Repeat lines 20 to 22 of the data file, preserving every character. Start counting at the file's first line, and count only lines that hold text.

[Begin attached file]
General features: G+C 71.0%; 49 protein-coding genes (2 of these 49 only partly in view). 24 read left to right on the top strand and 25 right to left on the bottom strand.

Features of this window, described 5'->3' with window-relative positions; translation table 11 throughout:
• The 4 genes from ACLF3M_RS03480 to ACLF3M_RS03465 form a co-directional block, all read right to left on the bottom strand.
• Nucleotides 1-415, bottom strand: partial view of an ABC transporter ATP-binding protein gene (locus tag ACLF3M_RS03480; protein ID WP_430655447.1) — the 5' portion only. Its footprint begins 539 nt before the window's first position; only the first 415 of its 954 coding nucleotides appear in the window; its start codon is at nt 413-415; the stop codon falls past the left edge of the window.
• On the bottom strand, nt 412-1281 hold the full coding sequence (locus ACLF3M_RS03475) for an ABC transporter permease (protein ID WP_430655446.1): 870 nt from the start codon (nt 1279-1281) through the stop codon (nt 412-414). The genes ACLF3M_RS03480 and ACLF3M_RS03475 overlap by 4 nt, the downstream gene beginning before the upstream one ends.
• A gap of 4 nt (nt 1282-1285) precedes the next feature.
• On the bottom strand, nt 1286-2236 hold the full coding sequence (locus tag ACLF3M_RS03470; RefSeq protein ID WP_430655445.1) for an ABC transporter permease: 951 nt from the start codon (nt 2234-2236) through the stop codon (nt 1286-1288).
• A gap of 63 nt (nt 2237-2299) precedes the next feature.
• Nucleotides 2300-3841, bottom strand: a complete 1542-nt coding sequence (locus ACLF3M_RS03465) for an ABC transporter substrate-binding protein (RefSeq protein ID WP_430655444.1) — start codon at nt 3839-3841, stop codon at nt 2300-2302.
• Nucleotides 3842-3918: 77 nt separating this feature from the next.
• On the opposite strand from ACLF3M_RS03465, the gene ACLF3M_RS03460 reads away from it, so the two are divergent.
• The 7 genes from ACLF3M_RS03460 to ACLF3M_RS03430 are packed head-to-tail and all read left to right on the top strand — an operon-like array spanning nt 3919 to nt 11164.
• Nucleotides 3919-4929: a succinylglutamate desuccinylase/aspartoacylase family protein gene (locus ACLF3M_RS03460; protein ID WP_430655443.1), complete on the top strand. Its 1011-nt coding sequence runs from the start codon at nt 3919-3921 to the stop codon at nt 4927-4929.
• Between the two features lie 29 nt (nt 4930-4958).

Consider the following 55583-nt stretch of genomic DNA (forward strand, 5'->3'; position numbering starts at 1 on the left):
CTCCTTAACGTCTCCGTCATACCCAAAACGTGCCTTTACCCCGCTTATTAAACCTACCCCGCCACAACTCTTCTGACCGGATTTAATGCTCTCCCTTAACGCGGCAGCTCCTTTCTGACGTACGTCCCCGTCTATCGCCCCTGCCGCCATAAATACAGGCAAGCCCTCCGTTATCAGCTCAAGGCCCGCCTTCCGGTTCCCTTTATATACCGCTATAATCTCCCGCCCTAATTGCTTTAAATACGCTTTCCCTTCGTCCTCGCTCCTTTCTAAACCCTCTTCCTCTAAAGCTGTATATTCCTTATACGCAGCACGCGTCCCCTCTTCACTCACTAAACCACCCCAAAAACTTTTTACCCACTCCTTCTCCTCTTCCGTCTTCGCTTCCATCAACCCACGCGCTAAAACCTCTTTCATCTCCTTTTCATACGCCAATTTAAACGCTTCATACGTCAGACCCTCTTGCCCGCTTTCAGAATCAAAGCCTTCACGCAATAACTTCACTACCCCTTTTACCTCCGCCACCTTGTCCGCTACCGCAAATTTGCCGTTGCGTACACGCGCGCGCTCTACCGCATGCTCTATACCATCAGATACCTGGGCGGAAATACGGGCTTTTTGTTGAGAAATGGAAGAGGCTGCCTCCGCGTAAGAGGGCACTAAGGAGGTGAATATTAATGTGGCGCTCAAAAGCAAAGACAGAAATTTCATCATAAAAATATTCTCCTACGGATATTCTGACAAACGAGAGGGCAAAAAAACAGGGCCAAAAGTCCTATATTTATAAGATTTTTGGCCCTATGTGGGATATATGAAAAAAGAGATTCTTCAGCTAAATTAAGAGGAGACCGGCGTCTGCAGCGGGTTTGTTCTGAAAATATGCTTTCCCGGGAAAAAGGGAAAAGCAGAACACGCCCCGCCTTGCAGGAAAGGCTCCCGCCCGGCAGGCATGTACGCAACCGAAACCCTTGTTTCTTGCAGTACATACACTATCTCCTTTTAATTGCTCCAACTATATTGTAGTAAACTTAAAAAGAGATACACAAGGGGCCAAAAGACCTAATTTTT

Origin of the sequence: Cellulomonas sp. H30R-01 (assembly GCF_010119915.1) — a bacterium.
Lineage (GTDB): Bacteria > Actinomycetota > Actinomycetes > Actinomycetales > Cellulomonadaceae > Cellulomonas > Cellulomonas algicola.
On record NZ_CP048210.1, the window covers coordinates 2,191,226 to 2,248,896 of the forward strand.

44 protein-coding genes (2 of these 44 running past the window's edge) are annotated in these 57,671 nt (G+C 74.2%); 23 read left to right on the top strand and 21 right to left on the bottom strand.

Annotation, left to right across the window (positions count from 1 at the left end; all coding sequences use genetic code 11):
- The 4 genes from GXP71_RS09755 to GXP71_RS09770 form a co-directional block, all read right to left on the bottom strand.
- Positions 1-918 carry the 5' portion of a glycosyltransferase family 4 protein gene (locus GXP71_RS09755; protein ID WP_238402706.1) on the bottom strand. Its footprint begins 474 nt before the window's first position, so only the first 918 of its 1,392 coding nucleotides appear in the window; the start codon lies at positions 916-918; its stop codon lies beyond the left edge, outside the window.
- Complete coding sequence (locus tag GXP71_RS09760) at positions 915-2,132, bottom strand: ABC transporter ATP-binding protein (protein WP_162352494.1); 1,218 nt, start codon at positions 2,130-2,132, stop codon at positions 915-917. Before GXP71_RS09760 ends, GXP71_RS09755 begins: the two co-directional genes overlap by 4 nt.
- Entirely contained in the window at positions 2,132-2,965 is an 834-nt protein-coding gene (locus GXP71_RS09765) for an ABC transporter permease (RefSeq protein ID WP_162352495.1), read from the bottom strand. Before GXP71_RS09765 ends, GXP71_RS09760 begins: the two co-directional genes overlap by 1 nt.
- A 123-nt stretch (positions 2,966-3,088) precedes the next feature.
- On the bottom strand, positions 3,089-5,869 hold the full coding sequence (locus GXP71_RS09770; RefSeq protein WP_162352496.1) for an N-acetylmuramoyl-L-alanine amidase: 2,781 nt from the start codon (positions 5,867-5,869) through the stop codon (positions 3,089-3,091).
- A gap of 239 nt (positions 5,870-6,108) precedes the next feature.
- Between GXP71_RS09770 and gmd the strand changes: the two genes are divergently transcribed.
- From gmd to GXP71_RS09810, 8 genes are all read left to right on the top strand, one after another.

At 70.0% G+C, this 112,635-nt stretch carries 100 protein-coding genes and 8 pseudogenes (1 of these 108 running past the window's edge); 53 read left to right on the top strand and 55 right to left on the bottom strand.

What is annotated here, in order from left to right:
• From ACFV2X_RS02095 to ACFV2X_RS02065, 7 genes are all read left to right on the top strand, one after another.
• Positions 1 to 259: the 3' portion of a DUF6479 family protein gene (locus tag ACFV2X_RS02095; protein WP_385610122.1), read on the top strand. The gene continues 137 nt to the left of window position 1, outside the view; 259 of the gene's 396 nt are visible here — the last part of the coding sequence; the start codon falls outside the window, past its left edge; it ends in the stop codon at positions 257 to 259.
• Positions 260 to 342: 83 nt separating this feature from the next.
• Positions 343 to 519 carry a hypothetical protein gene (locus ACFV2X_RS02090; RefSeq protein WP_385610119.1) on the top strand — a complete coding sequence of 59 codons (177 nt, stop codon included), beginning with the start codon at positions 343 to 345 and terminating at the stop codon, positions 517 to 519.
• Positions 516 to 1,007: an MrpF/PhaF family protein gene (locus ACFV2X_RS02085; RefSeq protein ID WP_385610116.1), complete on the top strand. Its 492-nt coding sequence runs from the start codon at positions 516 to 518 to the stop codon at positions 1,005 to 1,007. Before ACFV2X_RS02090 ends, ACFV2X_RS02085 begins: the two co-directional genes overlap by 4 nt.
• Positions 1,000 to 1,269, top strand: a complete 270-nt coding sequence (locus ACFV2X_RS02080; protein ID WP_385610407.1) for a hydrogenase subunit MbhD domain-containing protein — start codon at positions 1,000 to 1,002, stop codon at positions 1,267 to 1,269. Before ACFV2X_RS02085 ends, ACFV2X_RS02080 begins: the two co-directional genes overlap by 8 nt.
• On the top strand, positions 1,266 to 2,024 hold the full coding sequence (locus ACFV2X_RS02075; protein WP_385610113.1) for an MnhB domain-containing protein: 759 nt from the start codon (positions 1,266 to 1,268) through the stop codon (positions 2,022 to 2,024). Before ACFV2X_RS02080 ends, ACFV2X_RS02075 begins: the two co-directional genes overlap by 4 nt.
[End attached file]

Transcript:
44 protein-coding genes (2 of these 44 running past the window's edge) are annotated in these 57,671 nt (G+C 74.2%); 23 read left to right on the top strand and 21 right to left on the bottom strand.

Annotation, left to right across the window (positions count from 1 at the left end; all coding sequences use genetic code 11):
- The 4 genes from GXP71_RS09755 to GXP71_RS09770 form a co-directional block, all read right to left on the bottom strand.